• Rhonda, Reinventing

Chronic Illness in the Time of COVID-19 or COVID-19 in the Time of Chronic Illness

Updated: Apr 23


I never thought my lifestyle was trend-setting, before COVID-19.

Millions who live with conditions such as fibromyalgia and ME/CFS (chronic fatigue syndrome) know how to shelter-in-place. “For years, [we] have been working and doing advocacy from home, practicing physical distancing, and sometimes even practicing self-quarantining just to survive”. (https://solvecfs.org/covid-19-and-the-me-cfs-community/)

My illness is fibromyalgia, which is not an auto-immune disease, despite frequent mislabeling. My immune system is not eating me alive; my treatments are not immune-suppressing agents. So my risk regarding COVID-19 is no different from that of other reasonably healthy people of my age.

Why Protect Myself More?

Why go out of my way to protect my health? Because adding pain, stress, fatigue and/or discomfort on top of my fibromyalgia crushes me. When I have the common cold, I suffer like a normal person does with the flu. When I get the flu, I start reviewing my will.

Getting COVID-19 would trigger my fibro symptoms. On top of the respiratory and other effects of COVID-19, I would be assaulted by shooting and sharp pains, throbbing aches, sleeplessness, brain fog, fatigue, vasovagal attacks (dizziness) and irritable bowel syndrome. Then that fibro flare up would trigger another one, treating me to more rounds of the same.

Everyday Constraints

I no longer show up somewhere to work. I accomplish one major thing within the 5-10 functional hours I eke out of most days. That might be taking a drive, editing a few pages, going food shopping, doing gentle yoga or a few hours’ writing, or making it out to a meeting, concert, celebration, dinner date or a movie. Around that activity, I choose which everyday task(s) to attempt: Wash my hair? Make a phone call? Do paperwork? Learn about something? Heat up dinner? Change the sheets? Shop online?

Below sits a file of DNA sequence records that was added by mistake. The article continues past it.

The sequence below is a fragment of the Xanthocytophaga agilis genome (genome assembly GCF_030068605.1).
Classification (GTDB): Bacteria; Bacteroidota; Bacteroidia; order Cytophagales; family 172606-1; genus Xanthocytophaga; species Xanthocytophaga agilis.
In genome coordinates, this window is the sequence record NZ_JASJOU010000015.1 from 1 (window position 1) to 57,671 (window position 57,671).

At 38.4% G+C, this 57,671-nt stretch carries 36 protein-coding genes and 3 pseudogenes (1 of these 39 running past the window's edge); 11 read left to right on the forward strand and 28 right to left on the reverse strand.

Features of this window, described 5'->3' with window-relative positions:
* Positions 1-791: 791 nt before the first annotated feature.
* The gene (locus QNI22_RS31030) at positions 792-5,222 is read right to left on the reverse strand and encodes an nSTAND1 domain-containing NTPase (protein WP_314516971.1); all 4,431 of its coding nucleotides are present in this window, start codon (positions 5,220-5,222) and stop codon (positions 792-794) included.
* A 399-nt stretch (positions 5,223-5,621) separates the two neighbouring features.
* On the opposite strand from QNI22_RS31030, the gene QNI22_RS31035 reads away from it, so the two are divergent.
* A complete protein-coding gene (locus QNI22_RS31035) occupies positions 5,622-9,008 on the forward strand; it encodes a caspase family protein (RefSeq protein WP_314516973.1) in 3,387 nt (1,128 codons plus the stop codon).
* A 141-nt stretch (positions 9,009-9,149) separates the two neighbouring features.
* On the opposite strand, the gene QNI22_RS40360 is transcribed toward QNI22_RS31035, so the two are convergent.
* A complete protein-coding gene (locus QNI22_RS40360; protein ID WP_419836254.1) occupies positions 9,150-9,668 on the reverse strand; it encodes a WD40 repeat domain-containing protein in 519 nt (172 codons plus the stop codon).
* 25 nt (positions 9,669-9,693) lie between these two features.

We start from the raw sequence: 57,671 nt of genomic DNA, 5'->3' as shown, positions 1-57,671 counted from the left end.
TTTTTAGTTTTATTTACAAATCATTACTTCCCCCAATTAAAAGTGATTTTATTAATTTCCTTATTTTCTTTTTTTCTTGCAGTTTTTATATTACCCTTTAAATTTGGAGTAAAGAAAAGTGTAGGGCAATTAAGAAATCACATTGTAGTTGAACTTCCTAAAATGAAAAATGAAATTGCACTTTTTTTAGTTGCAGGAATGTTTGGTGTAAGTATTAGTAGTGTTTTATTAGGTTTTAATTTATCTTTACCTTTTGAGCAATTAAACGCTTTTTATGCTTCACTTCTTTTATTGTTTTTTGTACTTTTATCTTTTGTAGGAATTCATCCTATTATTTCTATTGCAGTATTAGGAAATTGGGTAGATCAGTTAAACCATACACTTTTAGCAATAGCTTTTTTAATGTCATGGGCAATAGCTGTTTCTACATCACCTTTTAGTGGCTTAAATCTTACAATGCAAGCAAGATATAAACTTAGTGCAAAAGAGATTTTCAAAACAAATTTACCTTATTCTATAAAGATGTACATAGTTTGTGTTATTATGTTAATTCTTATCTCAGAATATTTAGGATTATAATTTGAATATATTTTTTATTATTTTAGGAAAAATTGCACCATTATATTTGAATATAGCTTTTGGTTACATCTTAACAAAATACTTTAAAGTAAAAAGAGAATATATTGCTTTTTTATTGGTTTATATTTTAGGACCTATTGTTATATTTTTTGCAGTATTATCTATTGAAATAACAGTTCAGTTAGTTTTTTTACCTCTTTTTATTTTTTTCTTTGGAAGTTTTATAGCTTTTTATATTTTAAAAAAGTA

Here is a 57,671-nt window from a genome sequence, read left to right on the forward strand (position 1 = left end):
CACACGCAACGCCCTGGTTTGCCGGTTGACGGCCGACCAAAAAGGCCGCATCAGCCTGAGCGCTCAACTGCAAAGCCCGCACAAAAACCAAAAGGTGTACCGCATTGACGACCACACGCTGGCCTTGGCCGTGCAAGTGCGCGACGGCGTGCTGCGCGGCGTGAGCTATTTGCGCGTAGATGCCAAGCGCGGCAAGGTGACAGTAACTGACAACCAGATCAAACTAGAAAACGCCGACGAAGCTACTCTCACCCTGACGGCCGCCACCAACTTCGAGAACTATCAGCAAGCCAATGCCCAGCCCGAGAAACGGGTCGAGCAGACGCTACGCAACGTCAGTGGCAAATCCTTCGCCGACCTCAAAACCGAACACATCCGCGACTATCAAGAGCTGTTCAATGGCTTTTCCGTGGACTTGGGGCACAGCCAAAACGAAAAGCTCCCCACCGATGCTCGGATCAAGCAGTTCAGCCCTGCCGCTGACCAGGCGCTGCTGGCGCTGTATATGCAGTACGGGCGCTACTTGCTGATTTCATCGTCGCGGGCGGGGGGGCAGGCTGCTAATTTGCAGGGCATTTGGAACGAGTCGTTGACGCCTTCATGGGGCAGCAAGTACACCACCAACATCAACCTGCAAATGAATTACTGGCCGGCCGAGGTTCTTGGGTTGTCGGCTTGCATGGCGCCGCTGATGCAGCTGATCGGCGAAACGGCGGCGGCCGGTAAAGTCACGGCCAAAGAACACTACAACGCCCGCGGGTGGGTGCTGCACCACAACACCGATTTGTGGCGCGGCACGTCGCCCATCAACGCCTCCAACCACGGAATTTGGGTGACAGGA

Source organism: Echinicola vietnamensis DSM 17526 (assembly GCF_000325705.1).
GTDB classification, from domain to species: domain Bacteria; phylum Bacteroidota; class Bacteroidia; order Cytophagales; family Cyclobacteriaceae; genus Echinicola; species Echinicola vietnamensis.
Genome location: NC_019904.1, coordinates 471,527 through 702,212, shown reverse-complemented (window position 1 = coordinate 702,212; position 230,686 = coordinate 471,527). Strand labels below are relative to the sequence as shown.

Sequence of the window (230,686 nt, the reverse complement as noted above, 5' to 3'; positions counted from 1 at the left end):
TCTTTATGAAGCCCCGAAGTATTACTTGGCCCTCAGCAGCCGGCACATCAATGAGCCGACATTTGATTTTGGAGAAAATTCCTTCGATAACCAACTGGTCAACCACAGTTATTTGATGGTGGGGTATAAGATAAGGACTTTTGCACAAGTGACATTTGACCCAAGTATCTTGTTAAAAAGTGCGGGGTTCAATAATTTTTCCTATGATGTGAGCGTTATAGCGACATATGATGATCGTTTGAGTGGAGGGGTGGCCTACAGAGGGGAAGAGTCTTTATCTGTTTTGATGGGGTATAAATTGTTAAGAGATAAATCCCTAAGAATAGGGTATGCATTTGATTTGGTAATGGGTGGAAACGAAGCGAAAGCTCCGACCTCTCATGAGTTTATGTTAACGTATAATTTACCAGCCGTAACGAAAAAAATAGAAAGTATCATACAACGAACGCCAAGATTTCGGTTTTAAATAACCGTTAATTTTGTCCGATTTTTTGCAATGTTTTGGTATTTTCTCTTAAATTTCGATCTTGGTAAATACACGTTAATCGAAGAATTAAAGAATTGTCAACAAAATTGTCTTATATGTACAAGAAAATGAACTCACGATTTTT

I handle many tasks via phone and laptop keyboards. I do without. I cancel plans. I usually RSVP no. I avoid unwell people like they carry the plague. Most of the hours of most of my days are spent in resting and in solitary endeavors.

COVID-19 Lock-Down and Fibromyalgia

This lock down is, maybe, 15%-20% more isolating than my ordinary life. You know that frisson of anxious anticipation you now get as you dress for an outdoor walk or your bi-weekly supermarket visit? That’s my life every day. I have at the ready an array of coping mechanisms and silver linings that might help you develop your own.

This blog is not meant to imply that everyone’s world is just like mine. People with fibromyalgia or ME/CFS who raise children and/or work full time experience many additional frenetic, enervating elements in the daily struggle to rise above one’s own pain, fatigue, depression and anxiety for the sake of others.

I am not locked in with unsupportive or inconsiderate people. In those cases, proximity can make interpersonal friction relentless, and when there’s any violent edge to it, that is terrifyingly likely to erupt. Hotlines and resources like tele-therapy are being promoted for those at imminent risk of emotional or physical damage. See https://www.thehotline.org/help/ (domestic abuse) and the COVID-19 Mental Health Resource Hub at https://psychhub.com/covid-19/ , or the telephone, Zoom and other virtual meetings of an addiction support community such as AA, NA, or OA.

What Helps Me Not Despair in Isolation

Maybe these ideas can help you adapt to this shut down a bit more quickly than I did to my fibromyalgia-imposed one.

Being alone need not equal being lonely. Despite reframing alone-time as a gift to myself, I can feel too isolated. Lonely. Sometimes, I simply let the feeling wash over me. But when the loneliness strengthens from something I notice to something that begins weighing on me, I take (gentle) action:

● Sometimes,when I think I’m lonely I’m actually under-stimulated. If switching from a passive activity to an engaging one like reading a good book, writing a poem, singing along to music I enjoy works, then boredom was the underlying problem, and I’ve solved it.

● Sometimes, I get onto social media. I respond to people’s posts and write my own.

● When Facebook backfires and increases my sadness in isolation, I’ll visit a site or group that feels more personal (I am in several groups where there is one common focus and politics is excluded).